RUBAVU – Two more bodies of flood victims have been retrieved in Bigogwe Sector in Nyabihu District, bringing the death toll to seventeen. The dead persons could not be identified as their bodies had already decomposed. Heavy rains on September 12 caused loss of lives with floods sweeping away scores of houses and other property, and drove thousands into camps. Ten bodies were recovered immediately after the rains, while five others were found on September 14.
Rescuers continue to search for more bodies in the rubble.
The Mayor of Nyabihu District, Charles Ngirabatware, said that there is a possibility of recovering more bodies.
He said there could have been more unknown victims such as the passersby and visitors whose identities are not known to many people in the most hit areas.
“The heavy rains buried people, sank domestic animals as cows, goats, among others. Therefore possibility to recover more victims is high as water levels continue to fall,” he added.
Nyabihu, which Ngirabatware say supplies over 70 percent of Irish potatoes consumed countrywide, lost almost all of the plantations due to the heavy rains.
Ngirabatware appealed to the government and humanitarian agencies to form a taskforce to tackle the deteriorating environmental problems especially the deforestation of Gishwati forest, which has largely been blamed for the disaster.
“Gishwati is a fertile area which can be used for agricultural and other developmental activities there is need to have the involvement of experts in order to devise and implement measures which will help stop soil erosion, as well as striking a balance between the need for grazing and farming land, and planting of trees,” the mayor observed.
He said that the district was doing every thing possible to resettle the displaced people in new places at the same time planting trees and grass on the elevated Gishwati hill.
He said some people had already been relocated to safer residential areas. Meanwhile, National Office of Tourism and National Parks (ORTPN) has donated Frw5 million to the displaced people who are now in Nkamira and Bigogwe Camps.
Frw3 million went to Nyabihu while the balance was given to the neighbouring Rubavu District.
ORTPN official, Augustine Rurangwa, said that the financial assistance would help address some of the environmental challenges affecting the districts.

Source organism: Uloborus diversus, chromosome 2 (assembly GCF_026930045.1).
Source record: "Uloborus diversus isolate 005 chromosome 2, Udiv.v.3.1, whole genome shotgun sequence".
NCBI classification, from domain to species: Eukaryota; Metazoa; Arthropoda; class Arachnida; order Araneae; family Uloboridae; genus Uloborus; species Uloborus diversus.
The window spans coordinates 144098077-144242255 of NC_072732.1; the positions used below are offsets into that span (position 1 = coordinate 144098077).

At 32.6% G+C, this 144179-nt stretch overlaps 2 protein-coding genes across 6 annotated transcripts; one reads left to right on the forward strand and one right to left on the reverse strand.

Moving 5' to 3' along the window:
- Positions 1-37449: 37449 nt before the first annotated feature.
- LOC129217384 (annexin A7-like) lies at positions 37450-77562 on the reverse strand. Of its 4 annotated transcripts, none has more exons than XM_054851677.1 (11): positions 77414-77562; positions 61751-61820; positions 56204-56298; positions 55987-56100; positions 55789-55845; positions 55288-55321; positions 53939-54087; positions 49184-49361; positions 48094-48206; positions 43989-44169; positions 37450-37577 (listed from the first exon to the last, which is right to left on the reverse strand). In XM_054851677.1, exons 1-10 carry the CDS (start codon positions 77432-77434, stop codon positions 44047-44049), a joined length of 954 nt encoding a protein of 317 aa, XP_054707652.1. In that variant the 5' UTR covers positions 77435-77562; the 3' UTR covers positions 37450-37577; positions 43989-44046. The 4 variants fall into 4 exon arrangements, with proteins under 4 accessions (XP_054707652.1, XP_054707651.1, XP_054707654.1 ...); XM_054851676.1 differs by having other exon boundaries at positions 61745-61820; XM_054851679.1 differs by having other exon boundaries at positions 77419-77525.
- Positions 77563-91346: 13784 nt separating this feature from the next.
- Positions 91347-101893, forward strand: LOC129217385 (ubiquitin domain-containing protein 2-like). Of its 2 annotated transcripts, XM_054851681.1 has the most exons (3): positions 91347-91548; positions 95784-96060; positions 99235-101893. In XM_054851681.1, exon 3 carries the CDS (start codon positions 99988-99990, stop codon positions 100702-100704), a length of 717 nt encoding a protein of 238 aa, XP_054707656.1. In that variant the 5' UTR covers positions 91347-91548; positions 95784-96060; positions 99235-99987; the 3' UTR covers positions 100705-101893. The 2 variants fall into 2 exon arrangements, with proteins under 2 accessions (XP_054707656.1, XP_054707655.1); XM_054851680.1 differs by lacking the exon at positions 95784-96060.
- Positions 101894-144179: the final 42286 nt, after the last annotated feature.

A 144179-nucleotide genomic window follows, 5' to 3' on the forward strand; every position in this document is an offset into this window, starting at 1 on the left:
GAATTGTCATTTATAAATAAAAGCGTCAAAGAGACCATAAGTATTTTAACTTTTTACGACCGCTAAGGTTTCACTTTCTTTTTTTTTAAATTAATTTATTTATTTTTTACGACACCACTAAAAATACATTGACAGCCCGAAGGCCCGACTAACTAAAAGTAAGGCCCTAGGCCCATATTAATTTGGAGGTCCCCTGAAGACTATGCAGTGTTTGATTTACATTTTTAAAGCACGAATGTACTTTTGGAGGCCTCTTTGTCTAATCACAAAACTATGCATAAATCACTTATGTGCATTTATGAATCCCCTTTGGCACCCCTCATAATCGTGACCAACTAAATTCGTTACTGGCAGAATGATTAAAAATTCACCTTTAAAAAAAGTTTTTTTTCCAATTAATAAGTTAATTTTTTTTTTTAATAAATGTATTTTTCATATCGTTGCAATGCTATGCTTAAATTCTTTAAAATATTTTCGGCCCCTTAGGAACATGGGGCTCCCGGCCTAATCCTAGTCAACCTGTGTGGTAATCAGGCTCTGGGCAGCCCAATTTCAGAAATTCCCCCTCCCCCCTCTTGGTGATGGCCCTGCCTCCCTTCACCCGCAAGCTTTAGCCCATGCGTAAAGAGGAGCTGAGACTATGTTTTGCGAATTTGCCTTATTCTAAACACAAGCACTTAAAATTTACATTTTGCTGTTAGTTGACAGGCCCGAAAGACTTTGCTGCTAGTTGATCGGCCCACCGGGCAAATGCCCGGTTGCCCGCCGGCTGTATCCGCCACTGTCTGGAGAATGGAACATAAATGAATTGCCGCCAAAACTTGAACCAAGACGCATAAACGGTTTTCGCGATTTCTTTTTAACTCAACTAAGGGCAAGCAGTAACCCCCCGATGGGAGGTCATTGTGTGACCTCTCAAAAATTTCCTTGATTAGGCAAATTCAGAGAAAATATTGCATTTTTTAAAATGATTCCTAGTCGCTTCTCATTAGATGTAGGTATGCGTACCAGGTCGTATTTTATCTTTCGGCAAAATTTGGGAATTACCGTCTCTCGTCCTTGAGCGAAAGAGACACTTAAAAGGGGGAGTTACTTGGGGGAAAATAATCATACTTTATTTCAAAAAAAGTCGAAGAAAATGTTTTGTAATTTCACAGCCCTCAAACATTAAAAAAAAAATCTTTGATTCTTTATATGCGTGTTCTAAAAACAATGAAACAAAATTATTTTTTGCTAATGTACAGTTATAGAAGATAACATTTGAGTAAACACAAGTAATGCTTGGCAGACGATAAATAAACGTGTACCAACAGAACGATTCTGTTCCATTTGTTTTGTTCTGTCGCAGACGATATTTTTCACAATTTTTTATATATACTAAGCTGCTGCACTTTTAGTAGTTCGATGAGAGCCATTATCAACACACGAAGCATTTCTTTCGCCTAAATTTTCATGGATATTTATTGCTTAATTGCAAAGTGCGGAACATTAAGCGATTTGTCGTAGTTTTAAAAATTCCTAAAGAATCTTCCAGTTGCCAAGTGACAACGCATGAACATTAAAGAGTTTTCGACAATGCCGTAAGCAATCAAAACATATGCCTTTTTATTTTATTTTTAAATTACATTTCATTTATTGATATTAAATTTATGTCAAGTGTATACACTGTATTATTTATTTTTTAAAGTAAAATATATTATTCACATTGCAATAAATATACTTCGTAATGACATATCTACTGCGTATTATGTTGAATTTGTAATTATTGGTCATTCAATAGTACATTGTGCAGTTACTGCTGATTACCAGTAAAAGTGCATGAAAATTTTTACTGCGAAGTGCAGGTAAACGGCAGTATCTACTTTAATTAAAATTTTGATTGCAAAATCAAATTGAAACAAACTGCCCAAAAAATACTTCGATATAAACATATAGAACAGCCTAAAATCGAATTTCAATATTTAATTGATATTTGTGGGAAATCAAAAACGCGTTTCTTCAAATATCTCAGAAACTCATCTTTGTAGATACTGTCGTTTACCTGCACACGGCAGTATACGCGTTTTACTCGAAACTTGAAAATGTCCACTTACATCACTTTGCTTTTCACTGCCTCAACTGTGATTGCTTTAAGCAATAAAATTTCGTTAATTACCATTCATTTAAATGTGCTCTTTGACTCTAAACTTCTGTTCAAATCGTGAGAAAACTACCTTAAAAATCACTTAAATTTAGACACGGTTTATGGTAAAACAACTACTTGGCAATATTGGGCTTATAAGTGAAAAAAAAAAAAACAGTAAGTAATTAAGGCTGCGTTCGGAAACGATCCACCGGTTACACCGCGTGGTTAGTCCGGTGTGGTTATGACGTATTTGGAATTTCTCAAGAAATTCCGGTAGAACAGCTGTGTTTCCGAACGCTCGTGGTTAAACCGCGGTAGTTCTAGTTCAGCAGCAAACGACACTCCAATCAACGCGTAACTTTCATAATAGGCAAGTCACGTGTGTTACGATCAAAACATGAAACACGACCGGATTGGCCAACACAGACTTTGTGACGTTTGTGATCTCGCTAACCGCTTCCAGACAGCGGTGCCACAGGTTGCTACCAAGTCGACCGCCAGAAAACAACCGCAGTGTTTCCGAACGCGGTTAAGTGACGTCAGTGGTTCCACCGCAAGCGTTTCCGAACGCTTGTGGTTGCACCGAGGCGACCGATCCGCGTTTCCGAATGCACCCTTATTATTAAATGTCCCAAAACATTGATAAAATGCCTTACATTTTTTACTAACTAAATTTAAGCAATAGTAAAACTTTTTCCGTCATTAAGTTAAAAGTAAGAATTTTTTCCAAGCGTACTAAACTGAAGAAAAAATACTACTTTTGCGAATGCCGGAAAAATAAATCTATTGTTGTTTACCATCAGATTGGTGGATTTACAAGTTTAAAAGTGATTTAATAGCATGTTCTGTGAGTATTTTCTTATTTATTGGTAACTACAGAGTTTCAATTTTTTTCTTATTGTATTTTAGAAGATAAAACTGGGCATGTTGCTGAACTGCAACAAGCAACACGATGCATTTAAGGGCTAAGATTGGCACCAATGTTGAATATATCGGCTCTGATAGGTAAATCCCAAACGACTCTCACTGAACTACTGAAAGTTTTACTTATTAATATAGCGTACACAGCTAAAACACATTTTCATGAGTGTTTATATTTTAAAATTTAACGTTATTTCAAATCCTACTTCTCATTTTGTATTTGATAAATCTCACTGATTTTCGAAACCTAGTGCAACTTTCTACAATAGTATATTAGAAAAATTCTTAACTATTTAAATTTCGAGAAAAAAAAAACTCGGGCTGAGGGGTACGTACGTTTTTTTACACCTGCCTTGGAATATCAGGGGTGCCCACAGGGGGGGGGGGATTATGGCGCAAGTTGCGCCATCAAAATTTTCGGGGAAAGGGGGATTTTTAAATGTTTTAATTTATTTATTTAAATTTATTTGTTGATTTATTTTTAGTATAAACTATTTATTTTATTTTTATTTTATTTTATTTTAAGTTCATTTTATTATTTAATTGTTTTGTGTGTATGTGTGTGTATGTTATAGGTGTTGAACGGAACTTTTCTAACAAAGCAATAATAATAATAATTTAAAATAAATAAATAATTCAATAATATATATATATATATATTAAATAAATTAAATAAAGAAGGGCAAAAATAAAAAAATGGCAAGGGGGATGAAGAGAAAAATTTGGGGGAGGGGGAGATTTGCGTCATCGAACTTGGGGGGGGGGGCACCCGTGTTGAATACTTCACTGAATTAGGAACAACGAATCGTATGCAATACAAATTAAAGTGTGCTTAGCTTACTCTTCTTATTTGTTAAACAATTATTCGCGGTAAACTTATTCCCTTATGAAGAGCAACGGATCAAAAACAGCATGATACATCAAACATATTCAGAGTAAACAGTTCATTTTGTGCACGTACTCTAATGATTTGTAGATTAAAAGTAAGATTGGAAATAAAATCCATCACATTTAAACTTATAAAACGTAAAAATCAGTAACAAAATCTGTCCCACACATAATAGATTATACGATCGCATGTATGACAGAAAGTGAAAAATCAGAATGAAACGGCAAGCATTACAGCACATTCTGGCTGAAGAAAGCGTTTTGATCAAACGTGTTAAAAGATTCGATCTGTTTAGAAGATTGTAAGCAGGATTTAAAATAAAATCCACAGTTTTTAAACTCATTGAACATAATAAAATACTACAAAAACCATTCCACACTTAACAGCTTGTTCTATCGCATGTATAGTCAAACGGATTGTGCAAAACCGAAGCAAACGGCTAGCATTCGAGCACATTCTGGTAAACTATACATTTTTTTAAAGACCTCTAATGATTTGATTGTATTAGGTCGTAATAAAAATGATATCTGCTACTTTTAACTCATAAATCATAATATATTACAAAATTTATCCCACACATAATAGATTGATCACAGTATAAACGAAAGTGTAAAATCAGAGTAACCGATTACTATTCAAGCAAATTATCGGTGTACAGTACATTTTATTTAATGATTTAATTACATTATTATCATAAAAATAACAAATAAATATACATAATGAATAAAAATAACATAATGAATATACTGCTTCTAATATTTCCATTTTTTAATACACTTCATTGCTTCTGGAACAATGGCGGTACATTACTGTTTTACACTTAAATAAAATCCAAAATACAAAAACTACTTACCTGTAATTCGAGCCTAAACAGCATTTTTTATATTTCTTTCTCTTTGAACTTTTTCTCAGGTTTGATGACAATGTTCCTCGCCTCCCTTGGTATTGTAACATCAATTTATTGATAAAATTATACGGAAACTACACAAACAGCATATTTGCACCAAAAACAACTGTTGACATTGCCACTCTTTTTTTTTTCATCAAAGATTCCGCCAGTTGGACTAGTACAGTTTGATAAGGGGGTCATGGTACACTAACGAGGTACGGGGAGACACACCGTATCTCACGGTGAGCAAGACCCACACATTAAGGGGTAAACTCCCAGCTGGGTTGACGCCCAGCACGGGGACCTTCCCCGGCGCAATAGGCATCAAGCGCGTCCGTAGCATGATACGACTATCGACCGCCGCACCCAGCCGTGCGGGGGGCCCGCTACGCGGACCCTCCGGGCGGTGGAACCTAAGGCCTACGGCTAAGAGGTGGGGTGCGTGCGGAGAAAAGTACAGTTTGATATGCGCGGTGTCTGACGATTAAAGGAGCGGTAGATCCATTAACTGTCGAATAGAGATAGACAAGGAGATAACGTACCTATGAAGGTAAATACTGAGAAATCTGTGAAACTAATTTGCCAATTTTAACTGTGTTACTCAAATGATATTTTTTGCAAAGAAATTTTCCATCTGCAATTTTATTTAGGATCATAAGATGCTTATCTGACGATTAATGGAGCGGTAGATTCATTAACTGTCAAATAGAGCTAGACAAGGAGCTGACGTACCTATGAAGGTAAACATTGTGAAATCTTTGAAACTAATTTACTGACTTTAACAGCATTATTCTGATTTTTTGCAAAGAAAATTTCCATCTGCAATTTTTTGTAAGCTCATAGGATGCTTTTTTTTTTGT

The government offered iron sheets for the displaced families while the Red Cross, the main agency, actively involved in supplying relief items to the affected people. The heavy rains left 351 families in Nyabihu homeless displacing up to 1700 persons, while 81 families with 500 people in Rubavu lost their homes as well.
Similar floods have ravaged other parts of the continent including the neighbouring Uganda and experts associate it with climate changes.
In the meantime, the State Minister for HIV/Aids and other Infectious Diseases Dr Innocent Nyaruhirira yesterday started a five-day tour of the districts bordering the Democratic Republic of Congo (DRC) particularly in the camps of persons displaced by the floods.
The visit, according to one of the people on the minister’s entourage, is aimed at assessing the state of the government-issued alertness in the wake of the recent outbreak of Ebola Virus in the DRC.
For some days now, travelers from DRC are screened upon entering Rwanda and the government has discouraged trips to Congolese regions affected by the deadly illness, which kills 90 percent of its patients, according to health experts.
“The minister will also be sensitising displaced people to keep proper hygiene standards to prevent an outbreak of contiguous diseases,” a health ministry official said. Nyaruhirira will also hold several meetings with local leaders to jointly devise ways of keeping the border areas safe from epidemics.
New Ebola cases
In a related development, the World Health Organisation said on Tuesday that eight more cases of Ebola have been identified in the DRC, raising to 17 the number of people confirmed to have contracted the deadly illness.
The cases were confirmed by the Centres for Disease Control and Prevention in Atlanta, WHO spokesperson Fadela Chaib told reporters. The outbreak in the DRC was the first major resurgence of Ebola in years.